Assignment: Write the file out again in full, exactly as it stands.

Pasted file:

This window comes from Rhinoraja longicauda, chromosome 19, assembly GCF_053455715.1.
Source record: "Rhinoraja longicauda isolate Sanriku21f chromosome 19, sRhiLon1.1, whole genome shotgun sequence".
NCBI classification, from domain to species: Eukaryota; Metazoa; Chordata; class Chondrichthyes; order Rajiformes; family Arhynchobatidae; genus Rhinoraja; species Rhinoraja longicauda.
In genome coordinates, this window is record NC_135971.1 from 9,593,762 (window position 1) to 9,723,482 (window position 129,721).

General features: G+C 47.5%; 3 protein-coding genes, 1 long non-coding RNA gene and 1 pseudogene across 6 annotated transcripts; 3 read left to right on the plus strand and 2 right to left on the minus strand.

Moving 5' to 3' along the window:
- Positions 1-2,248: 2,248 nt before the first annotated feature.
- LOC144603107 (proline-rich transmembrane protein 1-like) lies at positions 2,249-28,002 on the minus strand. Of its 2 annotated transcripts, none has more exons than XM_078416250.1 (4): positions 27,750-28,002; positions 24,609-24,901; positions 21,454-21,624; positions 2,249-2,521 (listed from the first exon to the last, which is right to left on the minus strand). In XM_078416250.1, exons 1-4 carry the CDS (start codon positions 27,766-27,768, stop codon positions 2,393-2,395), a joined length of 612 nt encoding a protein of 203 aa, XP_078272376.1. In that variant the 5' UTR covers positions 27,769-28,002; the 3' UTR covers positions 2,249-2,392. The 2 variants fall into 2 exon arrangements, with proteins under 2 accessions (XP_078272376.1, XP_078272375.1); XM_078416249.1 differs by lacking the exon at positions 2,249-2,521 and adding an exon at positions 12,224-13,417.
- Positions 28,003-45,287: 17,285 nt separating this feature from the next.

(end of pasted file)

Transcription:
This window comes from Rhinoraja longicauda, chromosome 19, assembly GCF_053455715.1.
Source record: "Rhinoraja longicauda isolate Sanriku21f chromosome 19, sRhiLon1.1, whole genome shotgun sequence".
NCBI classification, from domain to species: Eukaryota; Metazoa; Chordata; class Chondrichthyes; order Rajiformes; family Arhynchobatidae; genus Rhinoraja; species Rhinoraja longicauda.
In genome coordinates, this window is record NC_135971.1 from 9,593,762 (window position 1) to 9,723,482 (window position 129,721).

General features: G+C 47.5%; 3 protein-coding genes, 1 long non-coding RNA gene and 1 pseudogene across 6 annotated transcripts; 3 read left to right on the plus strand and 2 right to left on the minus strand.

Moving 5' to 3' along the window:
- Positions 1-2,248: 2,248 nt before the first annotated feature.
- LOC144603107 (proline-rich transmembrane protein 1-like) lies at positions 2,249-28,002 on the minus strand. Of its 2 annotated transcripts, none has more exons than XM_078416250.1 (4): positions 27,750-28,002; positions 24,609-24,901; positions 21,454-21,624; positions 2,249-2,521 (listed from the first exon to the last, which is right to left on the minus strand). In XM_078416250.1, exons 1-4 carry the CDS (start codon positions 27,766-27,768, stop codon positions 2,393-2,395), a joined length of 612 nt encoding a protein of 203 aa, XP_078272376.1. In that variant the 5' UTR covers positions 27,769-28,002; the 3' UTR covers positions 2,249-2,392. The 2 variants fall into 2 exon arrangements, with proteins under 2 accessions (XP_078272376.1, XP_078272375.1); XM_078416249.1 differs by lacking the exon at positions 2,249-2,521 and adding an exon at positions 12,224-13,417.
- Positions 28,003-45,287: 17,285 nt separating this feature from the next.